The Critically Endangered Martin Garcia threadsnake is a very small snake with dark coloured skin and tiny eyes. This strange and rare species is endemic to the Sierra Martín García in the Dominican Republic and very little is known of its biology.
The Martin Garcia threadsnake’s scientific name, Mitophis asbolepis, translates to the ‘soot-scaled threadsnake’, referring to the uniform dark coloration of this species. The four species of threadsnake which comprise the genus Mitophis diverged from all other living creatures around 30 million years ago, around the time humans last shared a common ancestor with baboons!
The Martin Garcia threadsnake is listed as Critically Endangered by the IUCN Red List due to its highly restricted distribution (around 46 km2) and the ongoing threats impacting the habitat across its known distribution. This rare and elusive species is poorly known, but it is under threat from habitat loss due to wood extraction, agricultural activities and charcoal production.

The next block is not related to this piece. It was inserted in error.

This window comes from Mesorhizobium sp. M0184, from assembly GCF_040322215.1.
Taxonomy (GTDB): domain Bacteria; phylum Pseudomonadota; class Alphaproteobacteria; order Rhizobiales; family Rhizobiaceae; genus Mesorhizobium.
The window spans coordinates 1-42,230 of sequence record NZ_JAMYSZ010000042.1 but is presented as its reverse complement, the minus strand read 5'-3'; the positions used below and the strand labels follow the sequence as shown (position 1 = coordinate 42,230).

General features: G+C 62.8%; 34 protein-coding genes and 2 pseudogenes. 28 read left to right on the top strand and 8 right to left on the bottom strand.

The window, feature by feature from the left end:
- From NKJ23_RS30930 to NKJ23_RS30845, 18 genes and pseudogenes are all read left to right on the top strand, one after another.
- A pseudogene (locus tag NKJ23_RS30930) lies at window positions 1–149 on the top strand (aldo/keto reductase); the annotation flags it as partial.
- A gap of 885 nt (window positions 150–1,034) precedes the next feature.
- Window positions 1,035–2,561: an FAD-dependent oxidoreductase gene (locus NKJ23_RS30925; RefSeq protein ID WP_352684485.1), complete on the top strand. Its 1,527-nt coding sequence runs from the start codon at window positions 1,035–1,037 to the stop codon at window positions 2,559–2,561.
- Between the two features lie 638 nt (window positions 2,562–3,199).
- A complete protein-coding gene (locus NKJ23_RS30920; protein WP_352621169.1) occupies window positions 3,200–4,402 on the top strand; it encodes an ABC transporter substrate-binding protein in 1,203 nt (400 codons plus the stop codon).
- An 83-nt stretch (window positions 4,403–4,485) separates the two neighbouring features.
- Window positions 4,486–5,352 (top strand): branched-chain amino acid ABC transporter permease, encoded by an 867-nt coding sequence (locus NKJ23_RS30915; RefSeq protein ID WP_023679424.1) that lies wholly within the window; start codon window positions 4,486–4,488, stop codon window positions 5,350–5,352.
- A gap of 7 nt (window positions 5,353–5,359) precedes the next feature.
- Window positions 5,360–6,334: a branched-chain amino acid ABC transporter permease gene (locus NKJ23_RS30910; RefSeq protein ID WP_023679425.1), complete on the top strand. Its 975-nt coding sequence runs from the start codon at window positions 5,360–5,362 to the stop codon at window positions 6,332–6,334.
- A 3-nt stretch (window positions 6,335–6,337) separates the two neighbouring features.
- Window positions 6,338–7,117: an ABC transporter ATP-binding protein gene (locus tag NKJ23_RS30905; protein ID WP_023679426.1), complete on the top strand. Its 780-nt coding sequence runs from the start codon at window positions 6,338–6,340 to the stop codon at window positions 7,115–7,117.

Sadly, there are no current conservation measures in place specifically for this, or any Hispaniolan threadsnakes. The species does occur in the Sierra Martín García National Park, however the park is ineffective in protecting the forest. Further research into the distribution and population trends of the species is vital to understand the conservation status of the species, in combination with effective protected area management.
- Order: Squamata
- Family: Leptotyphlopidae
- Population: Unknown
- Trend: unknown
- Size: 15.6 (?)
The Martin Garcia threadsnake is endemic to the Sierra Martín García, Dominican Republic. It is found from 378 to 809 metres above sea level.
Habitat and Ecology
This fossorial species spends most of its life burrowing underground. It is known from tropical dry forest and was originally discovered under limestone boulders.